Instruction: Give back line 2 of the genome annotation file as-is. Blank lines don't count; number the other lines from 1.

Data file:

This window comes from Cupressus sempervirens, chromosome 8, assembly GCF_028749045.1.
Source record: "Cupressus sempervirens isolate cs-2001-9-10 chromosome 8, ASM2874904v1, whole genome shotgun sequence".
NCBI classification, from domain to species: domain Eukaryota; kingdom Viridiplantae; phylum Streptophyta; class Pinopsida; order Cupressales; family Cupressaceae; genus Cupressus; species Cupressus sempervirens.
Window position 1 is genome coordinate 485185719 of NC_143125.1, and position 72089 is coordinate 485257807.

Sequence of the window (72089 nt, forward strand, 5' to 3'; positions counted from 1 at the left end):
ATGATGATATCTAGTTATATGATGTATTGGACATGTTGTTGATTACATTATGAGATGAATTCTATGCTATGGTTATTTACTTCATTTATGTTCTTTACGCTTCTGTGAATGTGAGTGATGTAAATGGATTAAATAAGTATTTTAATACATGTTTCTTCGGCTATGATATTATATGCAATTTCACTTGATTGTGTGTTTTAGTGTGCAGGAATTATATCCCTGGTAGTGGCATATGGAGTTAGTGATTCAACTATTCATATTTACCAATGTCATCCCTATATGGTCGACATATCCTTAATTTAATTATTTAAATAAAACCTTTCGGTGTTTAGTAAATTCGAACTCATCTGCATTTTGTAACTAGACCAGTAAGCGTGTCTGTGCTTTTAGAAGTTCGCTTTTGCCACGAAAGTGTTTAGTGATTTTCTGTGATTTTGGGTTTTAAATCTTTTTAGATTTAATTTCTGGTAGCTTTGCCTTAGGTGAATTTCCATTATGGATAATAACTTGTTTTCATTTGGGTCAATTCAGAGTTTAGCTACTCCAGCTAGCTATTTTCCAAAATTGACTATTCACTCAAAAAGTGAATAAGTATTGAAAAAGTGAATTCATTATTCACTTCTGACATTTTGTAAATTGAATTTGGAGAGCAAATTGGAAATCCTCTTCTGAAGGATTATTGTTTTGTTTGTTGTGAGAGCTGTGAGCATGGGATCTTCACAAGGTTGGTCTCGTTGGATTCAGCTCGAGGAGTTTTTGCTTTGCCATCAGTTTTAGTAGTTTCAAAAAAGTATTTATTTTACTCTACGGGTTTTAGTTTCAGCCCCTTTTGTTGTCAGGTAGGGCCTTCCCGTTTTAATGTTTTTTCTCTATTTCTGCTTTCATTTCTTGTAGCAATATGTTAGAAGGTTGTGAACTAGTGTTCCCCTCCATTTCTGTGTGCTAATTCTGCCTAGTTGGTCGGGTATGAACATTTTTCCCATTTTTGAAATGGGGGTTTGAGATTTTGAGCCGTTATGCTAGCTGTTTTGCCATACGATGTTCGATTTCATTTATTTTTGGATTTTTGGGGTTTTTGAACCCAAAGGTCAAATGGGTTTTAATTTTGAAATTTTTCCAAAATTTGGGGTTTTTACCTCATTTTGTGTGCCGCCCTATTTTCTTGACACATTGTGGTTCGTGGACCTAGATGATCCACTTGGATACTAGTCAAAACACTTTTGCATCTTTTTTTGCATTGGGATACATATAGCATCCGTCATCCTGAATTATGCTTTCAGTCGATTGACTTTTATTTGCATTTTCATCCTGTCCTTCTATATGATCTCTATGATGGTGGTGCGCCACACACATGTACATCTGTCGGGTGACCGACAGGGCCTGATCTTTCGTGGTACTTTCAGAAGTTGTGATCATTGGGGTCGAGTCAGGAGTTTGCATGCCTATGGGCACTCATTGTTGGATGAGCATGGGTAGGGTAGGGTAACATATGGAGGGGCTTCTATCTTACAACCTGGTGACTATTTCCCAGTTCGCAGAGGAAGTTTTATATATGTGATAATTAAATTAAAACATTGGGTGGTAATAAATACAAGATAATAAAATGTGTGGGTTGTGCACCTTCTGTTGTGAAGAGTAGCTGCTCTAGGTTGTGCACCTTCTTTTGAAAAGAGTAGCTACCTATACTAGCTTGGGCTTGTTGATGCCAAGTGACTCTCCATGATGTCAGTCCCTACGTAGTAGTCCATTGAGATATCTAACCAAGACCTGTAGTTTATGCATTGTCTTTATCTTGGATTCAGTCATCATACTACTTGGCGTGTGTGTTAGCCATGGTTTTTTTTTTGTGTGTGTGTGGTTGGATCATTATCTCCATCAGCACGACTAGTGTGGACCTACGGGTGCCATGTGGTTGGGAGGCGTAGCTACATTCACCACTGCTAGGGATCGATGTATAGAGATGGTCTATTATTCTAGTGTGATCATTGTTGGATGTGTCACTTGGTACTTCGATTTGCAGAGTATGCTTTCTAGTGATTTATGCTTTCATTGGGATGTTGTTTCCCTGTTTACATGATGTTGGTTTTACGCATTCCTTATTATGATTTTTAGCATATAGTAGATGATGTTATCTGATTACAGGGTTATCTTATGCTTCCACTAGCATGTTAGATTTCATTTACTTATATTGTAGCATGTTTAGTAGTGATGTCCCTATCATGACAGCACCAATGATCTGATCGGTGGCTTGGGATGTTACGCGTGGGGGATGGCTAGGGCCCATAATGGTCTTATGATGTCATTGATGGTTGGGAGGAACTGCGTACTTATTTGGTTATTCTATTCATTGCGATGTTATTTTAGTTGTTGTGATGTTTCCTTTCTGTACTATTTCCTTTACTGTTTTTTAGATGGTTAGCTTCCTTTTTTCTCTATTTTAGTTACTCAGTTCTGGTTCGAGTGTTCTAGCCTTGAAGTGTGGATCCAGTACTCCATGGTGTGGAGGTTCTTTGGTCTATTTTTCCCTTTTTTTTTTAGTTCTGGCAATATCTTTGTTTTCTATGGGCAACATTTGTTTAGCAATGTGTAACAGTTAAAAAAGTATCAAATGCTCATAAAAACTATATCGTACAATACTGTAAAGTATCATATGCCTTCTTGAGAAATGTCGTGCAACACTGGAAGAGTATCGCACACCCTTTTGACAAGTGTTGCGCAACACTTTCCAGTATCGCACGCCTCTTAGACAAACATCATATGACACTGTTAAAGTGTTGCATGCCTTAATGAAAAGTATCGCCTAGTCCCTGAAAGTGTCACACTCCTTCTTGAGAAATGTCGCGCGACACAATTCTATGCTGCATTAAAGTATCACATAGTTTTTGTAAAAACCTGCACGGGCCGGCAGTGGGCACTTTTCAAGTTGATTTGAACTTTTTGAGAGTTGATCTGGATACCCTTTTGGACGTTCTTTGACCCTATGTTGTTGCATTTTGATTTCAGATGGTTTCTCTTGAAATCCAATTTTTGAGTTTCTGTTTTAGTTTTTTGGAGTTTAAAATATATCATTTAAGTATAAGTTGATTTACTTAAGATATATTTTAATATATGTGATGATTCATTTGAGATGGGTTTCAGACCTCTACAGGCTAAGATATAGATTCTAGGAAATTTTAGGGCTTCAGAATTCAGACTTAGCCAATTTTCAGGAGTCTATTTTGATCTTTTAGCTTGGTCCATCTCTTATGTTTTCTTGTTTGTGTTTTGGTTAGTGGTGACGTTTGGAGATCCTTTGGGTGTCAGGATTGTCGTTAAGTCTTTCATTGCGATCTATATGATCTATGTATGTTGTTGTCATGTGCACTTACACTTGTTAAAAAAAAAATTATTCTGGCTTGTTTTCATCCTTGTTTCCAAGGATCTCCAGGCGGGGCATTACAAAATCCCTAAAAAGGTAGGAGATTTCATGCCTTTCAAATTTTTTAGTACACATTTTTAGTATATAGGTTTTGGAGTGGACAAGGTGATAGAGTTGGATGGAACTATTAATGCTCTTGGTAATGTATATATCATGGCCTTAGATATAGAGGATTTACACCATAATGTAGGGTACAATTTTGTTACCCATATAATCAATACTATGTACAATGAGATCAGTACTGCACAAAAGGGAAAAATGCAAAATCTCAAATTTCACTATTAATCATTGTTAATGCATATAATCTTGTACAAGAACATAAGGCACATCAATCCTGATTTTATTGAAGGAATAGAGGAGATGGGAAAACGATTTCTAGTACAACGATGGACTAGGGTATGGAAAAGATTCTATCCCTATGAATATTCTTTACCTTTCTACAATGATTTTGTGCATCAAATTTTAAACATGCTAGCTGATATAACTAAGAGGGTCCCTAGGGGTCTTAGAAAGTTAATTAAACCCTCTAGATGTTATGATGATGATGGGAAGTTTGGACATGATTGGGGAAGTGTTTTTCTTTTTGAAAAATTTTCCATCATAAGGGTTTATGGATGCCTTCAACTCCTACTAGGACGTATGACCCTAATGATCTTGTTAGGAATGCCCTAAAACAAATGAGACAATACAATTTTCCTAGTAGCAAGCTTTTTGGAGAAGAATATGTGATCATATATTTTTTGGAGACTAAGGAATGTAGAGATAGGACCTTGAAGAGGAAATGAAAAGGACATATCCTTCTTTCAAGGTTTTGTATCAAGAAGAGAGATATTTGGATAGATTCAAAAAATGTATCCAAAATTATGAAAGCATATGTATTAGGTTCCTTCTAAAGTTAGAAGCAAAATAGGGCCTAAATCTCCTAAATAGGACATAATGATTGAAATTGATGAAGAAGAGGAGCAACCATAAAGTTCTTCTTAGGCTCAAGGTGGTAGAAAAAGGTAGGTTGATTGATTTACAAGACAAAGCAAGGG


Source record: "Cupressus sempervirens isolate cs-2001-9-10 chromosome 8, ASM2874904v1, whole genome shotgun sequence".